The sudden death of a family dog is hard to cope with.
These loyal animals bring so much love and joy in our lives, which is why we're willing to do just about anything to ensure they're healthy and happy.
Everyone has a particular diet they feed their dog, but we all know that certain foods like chocolate, avocado, caffeine, grapes, macadamia nuts, garlic, milk, and mushrooms have potentially life-threatening side effects in canines.
Pet owners work hard to hide these foods away from their pets, but a stroke of bad luck, that may not even be the owner's fault, can lead to devastating consequences.
"I've cried a lot about it."
Christy Figlio from Nashville, Tennessee is still coming to grips with the death of her beloved three-year-old husky mix, Canon.
The pup still had a long and happy life ahead of him, until a sugar-free treat wreaked havoc in his body.
"I've cried a lot about it," Figlio told Fox News, explaining that she and her husband returned home on Saturday when they noticed Cannon acting strange.
The 85-pound-dog didn't even take a stab at his dinner and was feeling lethargic.
By the next day, his symptoms worsened to the point where the large pup could barely support his own body weight.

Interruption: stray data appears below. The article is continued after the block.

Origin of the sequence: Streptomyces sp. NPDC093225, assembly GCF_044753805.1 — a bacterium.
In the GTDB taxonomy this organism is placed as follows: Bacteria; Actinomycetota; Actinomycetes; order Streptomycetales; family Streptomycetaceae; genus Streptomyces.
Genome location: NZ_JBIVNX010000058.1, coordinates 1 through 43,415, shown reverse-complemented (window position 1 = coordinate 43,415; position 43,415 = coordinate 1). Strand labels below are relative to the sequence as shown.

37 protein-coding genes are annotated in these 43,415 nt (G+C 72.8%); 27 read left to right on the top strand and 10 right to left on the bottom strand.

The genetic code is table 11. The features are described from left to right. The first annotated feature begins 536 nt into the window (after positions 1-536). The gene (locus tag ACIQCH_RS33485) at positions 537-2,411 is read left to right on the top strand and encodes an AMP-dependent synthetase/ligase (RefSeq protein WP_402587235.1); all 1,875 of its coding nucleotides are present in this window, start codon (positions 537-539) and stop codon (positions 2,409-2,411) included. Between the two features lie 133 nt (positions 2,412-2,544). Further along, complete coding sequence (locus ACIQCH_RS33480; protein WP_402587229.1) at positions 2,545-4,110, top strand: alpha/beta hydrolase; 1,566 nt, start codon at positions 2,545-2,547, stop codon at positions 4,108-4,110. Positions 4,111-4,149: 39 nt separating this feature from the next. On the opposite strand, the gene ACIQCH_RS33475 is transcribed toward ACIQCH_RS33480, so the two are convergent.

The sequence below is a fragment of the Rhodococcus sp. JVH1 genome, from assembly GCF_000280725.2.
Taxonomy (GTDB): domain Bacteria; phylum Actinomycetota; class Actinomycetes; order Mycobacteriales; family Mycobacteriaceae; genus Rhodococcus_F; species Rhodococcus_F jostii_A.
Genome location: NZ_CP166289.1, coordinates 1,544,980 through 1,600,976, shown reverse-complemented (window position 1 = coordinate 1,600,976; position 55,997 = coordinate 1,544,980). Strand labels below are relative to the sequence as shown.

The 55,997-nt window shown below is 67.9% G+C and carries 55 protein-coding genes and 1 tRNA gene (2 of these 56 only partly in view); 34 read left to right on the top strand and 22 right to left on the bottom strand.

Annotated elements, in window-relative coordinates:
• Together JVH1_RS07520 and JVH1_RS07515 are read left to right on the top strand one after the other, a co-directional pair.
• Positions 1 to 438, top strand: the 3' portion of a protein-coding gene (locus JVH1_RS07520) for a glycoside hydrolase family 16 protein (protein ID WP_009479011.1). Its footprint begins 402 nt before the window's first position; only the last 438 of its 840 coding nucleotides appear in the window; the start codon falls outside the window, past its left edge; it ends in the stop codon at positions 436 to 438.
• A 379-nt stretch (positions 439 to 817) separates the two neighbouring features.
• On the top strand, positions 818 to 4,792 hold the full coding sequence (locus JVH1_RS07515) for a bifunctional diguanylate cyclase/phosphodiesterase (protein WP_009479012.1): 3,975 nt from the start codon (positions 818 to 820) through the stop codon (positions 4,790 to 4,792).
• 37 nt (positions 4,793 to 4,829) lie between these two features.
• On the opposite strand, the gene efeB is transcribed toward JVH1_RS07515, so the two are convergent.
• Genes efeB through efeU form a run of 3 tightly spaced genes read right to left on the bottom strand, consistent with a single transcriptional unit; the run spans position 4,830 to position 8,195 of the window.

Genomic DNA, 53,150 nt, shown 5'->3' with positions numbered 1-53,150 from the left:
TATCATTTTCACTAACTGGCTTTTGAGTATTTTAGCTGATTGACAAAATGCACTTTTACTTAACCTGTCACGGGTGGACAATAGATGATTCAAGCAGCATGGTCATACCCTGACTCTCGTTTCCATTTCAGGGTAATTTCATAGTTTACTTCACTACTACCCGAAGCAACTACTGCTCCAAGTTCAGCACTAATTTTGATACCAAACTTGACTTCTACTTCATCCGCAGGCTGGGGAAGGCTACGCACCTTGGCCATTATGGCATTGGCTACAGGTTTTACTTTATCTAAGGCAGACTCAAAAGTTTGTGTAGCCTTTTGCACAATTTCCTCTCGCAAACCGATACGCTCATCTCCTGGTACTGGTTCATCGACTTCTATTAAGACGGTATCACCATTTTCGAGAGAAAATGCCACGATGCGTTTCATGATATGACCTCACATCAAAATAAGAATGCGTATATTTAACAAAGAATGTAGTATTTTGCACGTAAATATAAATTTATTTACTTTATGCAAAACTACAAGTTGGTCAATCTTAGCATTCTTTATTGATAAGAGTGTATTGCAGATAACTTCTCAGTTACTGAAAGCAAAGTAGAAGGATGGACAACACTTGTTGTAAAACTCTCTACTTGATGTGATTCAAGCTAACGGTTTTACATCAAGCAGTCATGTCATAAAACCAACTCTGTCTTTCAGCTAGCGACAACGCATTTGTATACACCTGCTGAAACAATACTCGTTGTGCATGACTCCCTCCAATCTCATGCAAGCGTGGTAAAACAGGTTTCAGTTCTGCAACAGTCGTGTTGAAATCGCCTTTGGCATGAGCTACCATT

Figlio took him straight to the emergency vet clinic, where doctors discovered that Canon was very sick.
“I was always worried about chocolate -- but that’s nothing compared to this.”
The vet diagnosed Canon with a liver infection, sending him off with antibiotics, but then things took a turn for the worse.
Merely hours after arriving home, the poor pup began convulsing.
They returned to the clinic, where doctors gave the couple bad news: Canon's liver was "shutting down" and his blood was not clotting.
The most reasonable explanation as to why this was happening was xylitol poisoning.
What is xylitol?
Xylitol is a popular ingredient found in sugar-free products like Jell-O, mints, toothpaste, chewing gum, and store-bought baked goods.
It's a sugar alcohol that is usually used as a substitute for sugar, and while it's harmless in humans in small amounts, it can be lethal in dogs.
What it does is increase the dog's blood glucose, which can eventually lead to liver failure and death.
Other signs of xylitol poisoning in dogs include weakness, vomiting, seizures, trembling, and diarrhea.
How did Canon get his paws on chewing gum?
According to the vet, it can be common for dogs to pick up a blob of chewing gum on the street.
If it's fresh, a dog may get curious and ingest it in an instant, without the owners taking notice.
Figlio hopes that by sharing her story, pet owners will pay more attention when walking their dogs.
[H/T: Fox News]